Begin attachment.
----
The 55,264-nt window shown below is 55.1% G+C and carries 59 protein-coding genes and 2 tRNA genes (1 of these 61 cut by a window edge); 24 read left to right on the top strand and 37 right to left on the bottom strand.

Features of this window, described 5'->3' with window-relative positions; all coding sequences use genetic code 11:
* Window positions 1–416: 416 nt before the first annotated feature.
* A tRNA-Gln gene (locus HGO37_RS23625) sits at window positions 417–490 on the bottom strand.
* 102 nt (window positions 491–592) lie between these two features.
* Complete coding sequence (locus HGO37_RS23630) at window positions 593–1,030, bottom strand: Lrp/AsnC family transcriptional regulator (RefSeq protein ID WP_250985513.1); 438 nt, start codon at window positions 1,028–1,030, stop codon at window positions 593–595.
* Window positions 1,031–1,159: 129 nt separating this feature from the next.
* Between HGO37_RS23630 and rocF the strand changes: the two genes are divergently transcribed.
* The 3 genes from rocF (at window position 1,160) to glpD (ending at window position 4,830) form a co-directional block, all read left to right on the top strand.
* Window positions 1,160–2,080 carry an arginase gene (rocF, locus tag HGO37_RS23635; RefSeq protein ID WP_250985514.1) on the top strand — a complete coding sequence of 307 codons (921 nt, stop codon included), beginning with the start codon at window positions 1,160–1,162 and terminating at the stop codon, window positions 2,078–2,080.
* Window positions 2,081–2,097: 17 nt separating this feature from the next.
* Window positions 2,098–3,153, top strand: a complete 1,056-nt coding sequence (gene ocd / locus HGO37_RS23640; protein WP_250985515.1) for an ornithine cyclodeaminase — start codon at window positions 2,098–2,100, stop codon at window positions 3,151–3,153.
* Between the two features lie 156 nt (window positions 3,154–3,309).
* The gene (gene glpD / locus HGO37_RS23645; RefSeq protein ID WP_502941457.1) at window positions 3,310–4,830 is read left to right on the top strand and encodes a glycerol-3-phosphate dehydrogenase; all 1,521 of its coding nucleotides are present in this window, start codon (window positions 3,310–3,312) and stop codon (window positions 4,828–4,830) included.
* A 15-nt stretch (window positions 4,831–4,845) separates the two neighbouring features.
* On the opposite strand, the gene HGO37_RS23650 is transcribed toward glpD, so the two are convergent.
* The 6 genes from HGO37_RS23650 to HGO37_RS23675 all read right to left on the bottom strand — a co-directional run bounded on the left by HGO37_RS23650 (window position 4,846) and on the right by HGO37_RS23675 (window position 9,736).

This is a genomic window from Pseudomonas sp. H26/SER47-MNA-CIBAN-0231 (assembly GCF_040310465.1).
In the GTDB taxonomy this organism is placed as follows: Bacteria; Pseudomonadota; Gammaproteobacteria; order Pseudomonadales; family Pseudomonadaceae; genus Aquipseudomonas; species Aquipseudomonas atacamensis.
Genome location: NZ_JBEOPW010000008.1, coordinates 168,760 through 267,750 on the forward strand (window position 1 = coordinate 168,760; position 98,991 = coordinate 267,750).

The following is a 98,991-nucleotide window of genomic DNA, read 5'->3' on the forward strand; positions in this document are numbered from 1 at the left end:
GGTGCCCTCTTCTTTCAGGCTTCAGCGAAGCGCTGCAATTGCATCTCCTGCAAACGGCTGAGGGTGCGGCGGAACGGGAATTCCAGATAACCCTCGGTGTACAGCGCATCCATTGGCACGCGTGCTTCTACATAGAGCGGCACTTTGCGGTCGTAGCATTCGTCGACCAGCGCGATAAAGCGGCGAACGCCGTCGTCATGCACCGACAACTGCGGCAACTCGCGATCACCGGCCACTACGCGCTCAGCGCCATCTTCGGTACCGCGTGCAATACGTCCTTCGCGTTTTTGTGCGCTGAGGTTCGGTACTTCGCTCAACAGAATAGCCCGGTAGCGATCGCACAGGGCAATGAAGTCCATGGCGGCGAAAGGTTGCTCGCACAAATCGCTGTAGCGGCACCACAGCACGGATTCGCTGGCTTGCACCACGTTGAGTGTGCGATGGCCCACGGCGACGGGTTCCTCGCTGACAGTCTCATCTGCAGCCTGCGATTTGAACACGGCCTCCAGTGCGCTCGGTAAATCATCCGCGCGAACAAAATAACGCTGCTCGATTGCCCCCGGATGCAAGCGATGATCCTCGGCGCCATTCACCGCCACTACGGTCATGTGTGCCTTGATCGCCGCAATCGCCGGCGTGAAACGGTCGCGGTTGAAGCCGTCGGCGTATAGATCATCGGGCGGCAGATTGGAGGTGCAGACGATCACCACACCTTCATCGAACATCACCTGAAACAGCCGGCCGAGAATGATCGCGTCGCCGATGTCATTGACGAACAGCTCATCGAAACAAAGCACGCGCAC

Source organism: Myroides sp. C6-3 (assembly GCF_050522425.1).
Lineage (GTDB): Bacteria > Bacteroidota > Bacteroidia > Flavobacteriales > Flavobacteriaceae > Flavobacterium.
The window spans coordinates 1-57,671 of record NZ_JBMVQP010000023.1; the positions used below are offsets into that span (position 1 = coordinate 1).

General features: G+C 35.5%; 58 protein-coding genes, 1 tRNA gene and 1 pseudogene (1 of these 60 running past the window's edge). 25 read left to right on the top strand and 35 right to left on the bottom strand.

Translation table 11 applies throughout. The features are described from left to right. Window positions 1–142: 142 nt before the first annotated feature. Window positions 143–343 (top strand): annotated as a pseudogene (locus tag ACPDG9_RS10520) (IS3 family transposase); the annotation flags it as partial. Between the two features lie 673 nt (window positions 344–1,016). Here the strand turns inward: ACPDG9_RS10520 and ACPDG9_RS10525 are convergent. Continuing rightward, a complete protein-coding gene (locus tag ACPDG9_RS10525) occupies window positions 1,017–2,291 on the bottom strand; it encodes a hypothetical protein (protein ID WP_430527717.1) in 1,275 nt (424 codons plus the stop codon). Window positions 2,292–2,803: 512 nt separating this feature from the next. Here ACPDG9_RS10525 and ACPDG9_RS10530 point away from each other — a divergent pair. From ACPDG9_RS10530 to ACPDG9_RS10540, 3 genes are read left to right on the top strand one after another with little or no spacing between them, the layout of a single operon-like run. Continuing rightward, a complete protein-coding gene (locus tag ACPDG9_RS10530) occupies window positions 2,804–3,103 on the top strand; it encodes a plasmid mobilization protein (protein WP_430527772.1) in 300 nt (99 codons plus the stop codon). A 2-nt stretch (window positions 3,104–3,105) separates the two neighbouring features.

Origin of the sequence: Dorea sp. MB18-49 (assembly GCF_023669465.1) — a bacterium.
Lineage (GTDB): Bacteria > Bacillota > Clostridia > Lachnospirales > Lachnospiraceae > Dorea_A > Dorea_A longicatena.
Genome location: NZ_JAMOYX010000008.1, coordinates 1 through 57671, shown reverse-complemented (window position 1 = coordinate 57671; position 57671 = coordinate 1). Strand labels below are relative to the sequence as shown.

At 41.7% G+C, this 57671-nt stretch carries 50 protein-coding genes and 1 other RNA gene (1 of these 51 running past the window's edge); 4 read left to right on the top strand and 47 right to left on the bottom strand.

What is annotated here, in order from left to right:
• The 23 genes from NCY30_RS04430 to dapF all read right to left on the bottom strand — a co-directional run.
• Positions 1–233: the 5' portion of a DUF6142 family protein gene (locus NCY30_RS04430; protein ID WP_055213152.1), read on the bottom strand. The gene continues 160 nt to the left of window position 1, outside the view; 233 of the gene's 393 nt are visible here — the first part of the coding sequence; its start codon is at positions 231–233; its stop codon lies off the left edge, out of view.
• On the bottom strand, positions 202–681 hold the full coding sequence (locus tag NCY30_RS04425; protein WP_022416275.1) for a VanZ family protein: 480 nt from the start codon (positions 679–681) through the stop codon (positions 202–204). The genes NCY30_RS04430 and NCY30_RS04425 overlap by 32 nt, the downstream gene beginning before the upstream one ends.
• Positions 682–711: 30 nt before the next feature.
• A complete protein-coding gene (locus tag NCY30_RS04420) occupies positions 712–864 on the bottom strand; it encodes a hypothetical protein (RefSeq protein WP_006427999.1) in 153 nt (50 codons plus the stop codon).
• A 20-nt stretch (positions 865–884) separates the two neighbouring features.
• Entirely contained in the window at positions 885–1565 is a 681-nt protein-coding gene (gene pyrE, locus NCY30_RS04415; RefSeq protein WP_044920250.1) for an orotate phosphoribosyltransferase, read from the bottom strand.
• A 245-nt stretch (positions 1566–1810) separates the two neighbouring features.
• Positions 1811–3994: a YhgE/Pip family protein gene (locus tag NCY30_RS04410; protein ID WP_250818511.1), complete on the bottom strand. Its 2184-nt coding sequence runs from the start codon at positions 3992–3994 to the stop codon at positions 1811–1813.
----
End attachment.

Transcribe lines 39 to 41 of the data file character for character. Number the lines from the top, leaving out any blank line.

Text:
• Entirely contained in the window at positions 885–1565 is a 681-nt protein-coding gene (gene pyrE, locus NCY30_RS04415; RefSeq protein WP_044920250.1) for an orotate phosphoribosyltransferase, read from the bottom strand.
• A 245-nt stretch (positions 1566–1810) separates the two neighbouring features.
• Positions 1811–3994: a YhgE/Pip family protein gene (locus tag NCY30_RS04410; protein ID WP_250818511.1), complete on the bottom strand. Its 2184-nt coding sequence runs from the start codon at positions 3992–3994 to the stop codon at positions 1811–1813.